A couple years ago, I foolishly dreamed up a scenario where both teams got good at the same time. Baker Mayfield and Maserati Mitch in the Super Bowl. Sometime about a year after those jokes amongst friends, I stared week after week at a Matt Nagy team with no answers and a Freddie Kitchens squad that did even know there was questions. However, this story is not about my history, but it is clear that having two good teams at once is not possible in my life. It may be possible to have one and I might just be Jerry in the famous "The Opposite" episode from Seinfeld. If you are not aware, this is an episode where George Costanza (The Browns) starts doing the opposite of his instincts. Things turn around for him. Elaine Benes (The Bears), usually competent, starts making bad decisions. One goes up, the other goes down, and Jerry just continues to be "even Steven."
Let's start with the bad news first. The Bears are now the new Browns, but the situation is even worse than the Browns job was during all those years of regime changes. If I wasn't cheating just by having two teams, I did bend the rules here because the Chicago story is really about a series of mind-boggling plays and decisions from yesterday's game.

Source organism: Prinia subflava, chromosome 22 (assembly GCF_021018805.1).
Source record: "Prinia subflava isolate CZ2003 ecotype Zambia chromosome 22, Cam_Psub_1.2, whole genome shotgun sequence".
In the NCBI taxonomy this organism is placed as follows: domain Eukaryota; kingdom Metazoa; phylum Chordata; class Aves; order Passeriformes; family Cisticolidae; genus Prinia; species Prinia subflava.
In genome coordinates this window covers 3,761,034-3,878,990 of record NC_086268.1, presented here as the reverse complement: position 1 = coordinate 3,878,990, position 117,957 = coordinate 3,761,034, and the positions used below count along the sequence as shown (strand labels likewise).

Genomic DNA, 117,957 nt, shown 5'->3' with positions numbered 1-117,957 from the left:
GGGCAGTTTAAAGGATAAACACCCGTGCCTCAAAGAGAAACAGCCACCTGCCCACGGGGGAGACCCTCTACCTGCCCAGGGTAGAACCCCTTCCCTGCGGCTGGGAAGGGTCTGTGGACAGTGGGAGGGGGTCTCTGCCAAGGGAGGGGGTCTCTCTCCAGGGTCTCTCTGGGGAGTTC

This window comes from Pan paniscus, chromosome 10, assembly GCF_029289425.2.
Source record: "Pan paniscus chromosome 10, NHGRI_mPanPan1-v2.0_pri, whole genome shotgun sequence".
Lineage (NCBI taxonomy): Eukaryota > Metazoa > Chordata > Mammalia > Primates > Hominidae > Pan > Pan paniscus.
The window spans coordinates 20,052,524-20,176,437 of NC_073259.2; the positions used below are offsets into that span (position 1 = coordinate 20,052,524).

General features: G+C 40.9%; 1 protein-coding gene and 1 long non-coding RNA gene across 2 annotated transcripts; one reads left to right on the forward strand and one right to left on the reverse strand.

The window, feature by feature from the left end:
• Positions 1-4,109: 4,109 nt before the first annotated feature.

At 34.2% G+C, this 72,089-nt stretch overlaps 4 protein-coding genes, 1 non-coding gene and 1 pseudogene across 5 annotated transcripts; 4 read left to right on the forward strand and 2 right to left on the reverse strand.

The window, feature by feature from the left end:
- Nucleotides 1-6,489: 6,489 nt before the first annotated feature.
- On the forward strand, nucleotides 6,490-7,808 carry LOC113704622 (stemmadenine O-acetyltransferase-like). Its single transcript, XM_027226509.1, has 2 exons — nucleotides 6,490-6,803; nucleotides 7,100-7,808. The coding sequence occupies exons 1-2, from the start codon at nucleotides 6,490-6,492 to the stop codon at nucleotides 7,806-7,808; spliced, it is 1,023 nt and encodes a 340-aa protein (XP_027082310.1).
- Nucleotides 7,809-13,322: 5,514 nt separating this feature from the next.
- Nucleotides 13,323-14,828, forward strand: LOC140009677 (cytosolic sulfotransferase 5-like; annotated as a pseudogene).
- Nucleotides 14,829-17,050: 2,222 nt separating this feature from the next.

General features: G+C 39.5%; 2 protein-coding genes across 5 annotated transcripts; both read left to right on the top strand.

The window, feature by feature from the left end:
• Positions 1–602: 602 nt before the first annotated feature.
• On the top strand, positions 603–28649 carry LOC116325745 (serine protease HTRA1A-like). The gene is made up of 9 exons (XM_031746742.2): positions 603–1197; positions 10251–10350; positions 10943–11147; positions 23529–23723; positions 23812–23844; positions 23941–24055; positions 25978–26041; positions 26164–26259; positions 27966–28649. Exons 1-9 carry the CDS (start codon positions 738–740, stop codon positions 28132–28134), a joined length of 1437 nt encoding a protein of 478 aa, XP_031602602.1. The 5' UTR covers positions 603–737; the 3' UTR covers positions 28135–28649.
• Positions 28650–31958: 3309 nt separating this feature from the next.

With less than 5 minutes left, down 10, and starting from their 5 yard line, the Lions had about a 0.9% chance to win the game. The Bears defense has turned into swiss cheese lately, and Robert Quinn and Khalil Mack each managed to not record a stat in the box score. The Lions scored on six plays, with the Chicago secondary not bothering to cover a guy streaking for the end zone on the last one. The touchdown began a series of confusing events. For some reason, with 2:18 left, with all three time outs, and Detroit only down a field goal, the Bears expected an onsides kick, and then told Darnell Mooney to get down as soon as he touched the ball, costing valuable field position. The next two plays led to a 3rd & 4 with Mitch Trubisky in the shadow of his goal posts. The next call was a deep drop play that was meant to "beat all coverages (according to Nagy himself)" where Pinto Mitch was stripped while winding up to throw. It was a straight drop, not a roll, or a quick hitch. It wasn't anything that the offense does decently well. Anthony Miller was about to be open, but it was too late.